Height (HE) and stem diameter (DT) of 42 citrus rootstocks 130, 160 and 190 days after sowing (DAS).

Trifoliate orange, the rootstock which had the highest initial growth (up to 160 DAS), did not exhibited heights above the ones reported by other studies. TEIXEIRA et al. (2009TEIXEIRA, P. T. L. Chemical scarification and initial development of citric rootstocks. Revista Brasileira de Fruticultura, v.31, n.3, p.865-871, 2009. Available from: <hAvailable from: ttp://www.scielo.br/scielo.php?pid=S0100-29452009000300033&script=sci_abstract&tlng=pt >. Accessed: Sep. 17, 2018. doi: 10.1590/S0100-29452009000300033.
ttp://www.scielo.br/scielo.php?pid=S0100...
) also reported, in their study in RS, 27.15 cm in height and 2.15 in stem diameter 150 DAS, where plants were higher than the ones analyzed by this study. It should be highlighted that the study conducted by TEIXEIRA et al. (2009) took place in a warmer region, in Eldorado do Sul, RS, where the mean annual temperature is 3.6 °C higher than the one found in Pelotas, RS. Results showed that adapted rootstocks, such as Trifoliate orange, tend to produce shorter seedlings at low temperatures. However, stem diameters are not smaller by comparison with the ones found at high temperatures. It does not represent a problem, since RODRIGUES et al. (2016RODRIGUES, M. J. S. et al. Citrus nursery tree production using different scion and rootstock combinations in screen house. Revista Brasileira de Fruticultura, v.38, n.1, p.187-201, 2016. Available from: <Available from: http://www.scielo.br/scielo.php?pid=S0100-29452016000100187&script=sci_abstract&tlng=pt >. Accessed: Apr. 30, 2018. doi: 10.1590/0100-2945-284/14.
http://www.scielo.br/scielo.php?pid=S010...
) stated that stem diameter is the variable that determines time for grafting. Thus, this variable exhibits satisfactory values and does not affect the process of seedling development, even though they may be shorter.

Rootstock transplant from tubes to plastic bags took place 220 DAS. It was delayed 65 days, when comparing time reported by PAROLIN et al. (2017PAROLIN, L. G. et al. Produção de mudas de citros em viveiro protegido, utilizando diferentes combinações de copa e de porta-enxerto Cruz das Almas: Embrapa Mandioca e Fruticultura, 2017, 35p. (Boletim de Pesquisa e Desenvolvimento. Documento 84). Available from: <Available from: https://www.infoteca.cnptia.embrapa.br/infoteca/bitstream/doc/1078527/1/BoletimPesquisa84GirardiAinfo84.pdf >. Accessed: Sep. 15, 2018.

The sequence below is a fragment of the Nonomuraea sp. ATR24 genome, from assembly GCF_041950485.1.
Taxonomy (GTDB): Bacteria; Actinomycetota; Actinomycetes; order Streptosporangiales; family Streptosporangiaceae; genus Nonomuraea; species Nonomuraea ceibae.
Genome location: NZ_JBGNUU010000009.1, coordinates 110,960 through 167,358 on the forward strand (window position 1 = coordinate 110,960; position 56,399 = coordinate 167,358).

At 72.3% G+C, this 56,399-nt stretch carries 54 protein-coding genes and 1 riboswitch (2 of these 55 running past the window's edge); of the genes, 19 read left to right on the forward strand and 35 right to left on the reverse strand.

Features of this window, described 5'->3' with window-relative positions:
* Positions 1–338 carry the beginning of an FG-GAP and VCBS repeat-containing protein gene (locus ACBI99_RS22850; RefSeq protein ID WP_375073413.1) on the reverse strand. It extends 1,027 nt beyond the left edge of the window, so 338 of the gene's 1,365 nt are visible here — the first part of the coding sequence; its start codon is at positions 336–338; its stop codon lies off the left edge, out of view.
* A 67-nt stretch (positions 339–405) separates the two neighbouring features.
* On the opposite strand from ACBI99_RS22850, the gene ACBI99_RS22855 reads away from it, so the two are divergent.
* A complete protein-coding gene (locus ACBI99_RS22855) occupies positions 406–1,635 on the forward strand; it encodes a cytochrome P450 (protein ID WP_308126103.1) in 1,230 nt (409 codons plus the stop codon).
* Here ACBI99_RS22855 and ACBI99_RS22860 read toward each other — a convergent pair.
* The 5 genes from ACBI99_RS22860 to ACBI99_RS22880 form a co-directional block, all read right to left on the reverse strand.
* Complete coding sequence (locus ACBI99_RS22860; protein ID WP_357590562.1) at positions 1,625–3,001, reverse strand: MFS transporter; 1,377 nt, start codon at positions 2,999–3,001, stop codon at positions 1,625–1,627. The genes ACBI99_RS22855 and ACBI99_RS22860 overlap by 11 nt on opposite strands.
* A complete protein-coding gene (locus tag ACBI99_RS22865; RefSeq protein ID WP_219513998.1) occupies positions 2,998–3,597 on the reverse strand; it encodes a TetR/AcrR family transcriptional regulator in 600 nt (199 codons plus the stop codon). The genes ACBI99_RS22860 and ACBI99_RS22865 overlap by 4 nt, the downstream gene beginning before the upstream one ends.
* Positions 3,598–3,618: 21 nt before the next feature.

https://www.infoteca.cnptia.embrapa.br/i...
). These authors studied 15 genotypes investigated by this study and transplanted seedlings to plastic bags 155 DAS in Bebedouro, São Paulo (SP) state, a region that is warmer than the one of this study (mean annual temperature is about 4.5 °C higher). According to MONTEIRO (2009MONTEIRO, J. E. B. A. Agrometeorologia dos cultivos: o fator meteorológico na produção agrícola. Brasília: INMET, 2009. 546p. Available from: <Available from: https://www.acervodigital.ufpr.br/bitstream/handle/1884/47918/agrometeorologia_dos_cultivos.pdf?sequence=1&isAllowed=y >. Accessed: Nov. 17, 2020.
https://www.acervodigital.ufpr.br/bitstr...
), plants grow slower at low temperatures while, in winter, growth is almost null. Delay in transplanting shows that seedlings take more time to be produced in the south of Brazil. Thus, nursery people in subtropical regions must consider the need for more time in this process than the ones that work in warmer regions.

Excellent development of stem diameters of some rootstocks should be highlighted, since it enabled precocious grafting to be researched. Stem diameters of ‘San Diego’ (4.2 mm) and ‘Indio’ (4.4 mm) citrandarins, besides ‘Swingle’ citrumelo (5.4 mm), grown in Pelotas, RS, evaluated 80 DAT (Table 4), had higher values than the ones reported by RODRIGUES et al. (2016RODRIGUES, M. J. S. et al. Citrus nursery tree production using different scion and rootstock combinations in screen house. Revista Brasileira de Fruticultura, v.38, n.1, p.187-201, 2016. Available from: <Available from: http://www.scielo.br/scielo.php?pid=S0100-29452016000100187&script=sci_abstract&tlng=pt >. Accessed: Apr. 30, 2018. doi: 10.1590/0100-2945-284/14.